Mary Killen Mary Killen

Dear Mary: How do I stop the cleaner ‘helping’ with my jigsaw?


Q. Unlike my wife, I am tiring of Netflix. Wanting a project to occupy me during these long dark nights, I invested in a marvellous wooden jigsaw puzzle from Wentworth. The 1,000-piece fine art seascape arrived and I set up a table and chair in our library in anticipation of weeks of quiet gratification. I spent the first few evenings laboriously working on the edges but this week I have seen that there has been progress made without my input. My wife and I can only assume that the culprit is our cleaner of 35 years, thinking that by adding pieces she is ‘helping’. I know she would be offended if I say something — yet if I say nothing she will ruin the whole point of my project. Mary, what should I do?
— R.E., Lancashire

A. Arrange for your wife to confide in the cleaner that she, your wife, is in your bad books as she added some pieces to the puzzle. Instead of being grateful, you had behaved with uncharacteristic childishness and said it was a project you are determined to accomplish alone and that you had had a complete sense of humour failure when she tried to tease you about it. If the cleaner then confesses that she too has added pieces, your wife must cry girlishly: ‘Well! We’ll both know better than to try to help him out again, won’t we?!’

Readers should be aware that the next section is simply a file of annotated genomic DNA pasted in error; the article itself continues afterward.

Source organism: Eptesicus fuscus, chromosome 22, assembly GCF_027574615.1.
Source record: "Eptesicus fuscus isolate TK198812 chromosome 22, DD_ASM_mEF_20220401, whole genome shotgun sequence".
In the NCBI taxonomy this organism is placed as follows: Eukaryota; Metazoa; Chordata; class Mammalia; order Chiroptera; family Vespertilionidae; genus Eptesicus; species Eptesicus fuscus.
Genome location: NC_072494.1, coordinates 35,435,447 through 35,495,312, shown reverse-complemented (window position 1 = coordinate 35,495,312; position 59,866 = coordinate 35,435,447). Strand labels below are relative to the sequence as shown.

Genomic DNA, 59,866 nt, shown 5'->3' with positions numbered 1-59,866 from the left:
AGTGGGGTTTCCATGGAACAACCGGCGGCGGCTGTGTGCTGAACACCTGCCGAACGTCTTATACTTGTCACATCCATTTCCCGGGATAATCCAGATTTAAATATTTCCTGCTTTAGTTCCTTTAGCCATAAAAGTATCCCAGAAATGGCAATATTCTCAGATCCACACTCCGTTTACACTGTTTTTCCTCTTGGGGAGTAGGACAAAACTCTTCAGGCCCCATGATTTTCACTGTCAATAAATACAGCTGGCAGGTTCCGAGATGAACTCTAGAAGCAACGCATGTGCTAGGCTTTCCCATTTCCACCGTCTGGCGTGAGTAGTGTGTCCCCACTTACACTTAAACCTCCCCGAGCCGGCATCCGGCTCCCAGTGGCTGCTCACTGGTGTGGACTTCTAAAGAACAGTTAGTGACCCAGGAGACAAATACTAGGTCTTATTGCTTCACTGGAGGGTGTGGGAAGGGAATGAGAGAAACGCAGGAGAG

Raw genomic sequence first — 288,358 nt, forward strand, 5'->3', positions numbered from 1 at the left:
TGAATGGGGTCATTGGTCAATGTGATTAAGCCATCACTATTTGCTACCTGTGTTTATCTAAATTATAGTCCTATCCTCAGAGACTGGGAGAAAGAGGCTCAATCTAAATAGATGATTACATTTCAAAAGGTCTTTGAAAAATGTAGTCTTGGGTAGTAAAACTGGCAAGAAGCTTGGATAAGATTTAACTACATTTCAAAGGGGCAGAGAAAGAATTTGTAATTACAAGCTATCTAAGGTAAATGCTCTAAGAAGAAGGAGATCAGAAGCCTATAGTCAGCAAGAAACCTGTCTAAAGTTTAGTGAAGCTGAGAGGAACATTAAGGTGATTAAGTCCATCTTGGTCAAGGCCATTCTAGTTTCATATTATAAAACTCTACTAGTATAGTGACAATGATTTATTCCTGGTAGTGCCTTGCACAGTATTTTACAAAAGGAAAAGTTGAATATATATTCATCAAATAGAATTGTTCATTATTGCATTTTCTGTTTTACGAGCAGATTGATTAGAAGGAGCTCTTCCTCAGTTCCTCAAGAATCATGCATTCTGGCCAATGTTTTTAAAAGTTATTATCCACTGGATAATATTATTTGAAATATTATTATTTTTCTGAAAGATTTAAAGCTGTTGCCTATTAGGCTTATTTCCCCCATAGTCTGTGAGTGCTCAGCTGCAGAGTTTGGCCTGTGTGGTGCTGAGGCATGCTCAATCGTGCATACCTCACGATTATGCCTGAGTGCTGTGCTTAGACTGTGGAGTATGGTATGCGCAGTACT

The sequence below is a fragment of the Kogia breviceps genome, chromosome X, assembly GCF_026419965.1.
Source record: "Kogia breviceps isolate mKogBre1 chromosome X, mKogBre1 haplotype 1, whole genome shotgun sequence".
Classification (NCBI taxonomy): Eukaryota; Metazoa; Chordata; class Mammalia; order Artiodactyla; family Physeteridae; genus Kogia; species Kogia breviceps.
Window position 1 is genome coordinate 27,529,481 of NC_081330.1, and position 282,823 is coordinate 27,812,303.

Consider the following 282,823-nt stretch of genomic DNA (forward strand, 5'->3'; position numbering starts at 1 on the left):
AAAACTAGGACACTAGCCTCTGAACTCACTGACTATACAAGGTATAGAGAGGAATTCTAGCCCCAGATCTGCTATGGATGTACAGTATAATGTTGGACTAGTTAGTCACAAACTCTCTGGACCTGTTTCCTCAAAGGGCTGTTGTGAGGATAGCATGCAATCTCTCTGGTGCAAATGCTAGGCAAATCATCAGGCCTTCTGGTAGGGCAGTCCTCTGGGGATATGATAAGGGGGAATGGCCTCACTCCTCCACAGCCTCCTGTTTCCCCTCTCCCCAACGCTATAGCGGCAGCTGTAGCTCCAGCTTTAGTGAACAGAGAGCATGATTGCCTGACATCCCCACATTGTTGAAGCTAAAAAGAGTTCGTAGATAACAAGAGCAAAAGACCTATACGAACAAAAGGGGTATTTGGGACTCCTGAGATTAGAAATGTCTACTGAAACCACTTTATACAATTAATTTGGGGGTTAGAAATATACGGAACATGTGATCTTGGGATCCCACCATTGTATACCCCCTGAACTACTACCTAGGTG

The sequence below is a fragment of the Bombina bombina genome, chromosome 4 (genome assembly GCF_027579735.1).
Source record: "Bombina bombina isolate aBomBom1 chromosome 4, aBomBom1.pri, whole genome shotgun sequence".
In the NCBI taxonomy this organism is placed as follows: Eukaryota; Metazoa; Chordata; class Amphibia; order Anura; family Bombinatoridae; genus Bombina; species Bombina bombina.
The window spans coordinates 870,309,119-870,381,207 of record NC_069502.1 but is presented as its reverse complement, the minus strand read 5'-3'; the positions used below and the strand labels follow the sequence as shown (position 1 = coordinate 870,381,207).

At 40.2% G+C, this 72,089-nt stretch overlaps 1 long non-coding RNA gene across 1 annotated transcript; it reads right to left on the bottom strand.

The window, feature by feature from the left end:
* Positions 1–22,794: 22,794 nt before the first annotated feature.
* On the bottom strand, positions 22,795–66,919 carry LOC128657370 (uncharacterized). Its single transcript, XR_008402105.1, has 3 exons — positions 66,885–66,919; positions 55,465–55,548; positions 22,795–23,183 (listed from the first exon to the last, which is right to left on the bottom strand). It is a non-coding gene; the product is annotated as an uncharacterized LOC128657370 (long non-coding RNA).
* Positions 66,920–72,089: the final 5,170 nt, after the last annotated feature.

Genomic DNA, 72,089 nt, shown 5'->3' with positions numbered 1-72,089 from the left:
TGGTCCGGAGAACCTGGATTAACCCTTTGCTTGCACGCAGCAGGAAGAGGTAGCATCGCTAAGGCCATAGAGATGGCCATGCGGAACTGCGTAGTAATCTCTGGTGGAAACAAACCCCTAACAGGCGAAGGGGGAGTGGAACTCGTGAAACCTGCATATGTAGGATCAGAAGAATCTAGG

Q. In our part of Wiltshire we have a fresh fish weekly delivery service. The van arrives packed with succulent seafood but the object of many a housewife’s fascination is with the fisherman himself, regardless of his catch. I understand the same is true of a neighbouring county, where the object of affection is the log delivery man, and marital homes are being overwhelmed with enough logs for an unending winter.

Already a subscriber? Log in

Keep reading with a free trial

Subscribe and get your first month of online and app access for free. After that it’s just £1 a week.

There’s no commitment, you can cancel any time.


Unlock more articles



Don't miss out

Join the conversation with other Spectator readers. Subscribe to leave a comment.

Already a subscriber? Log in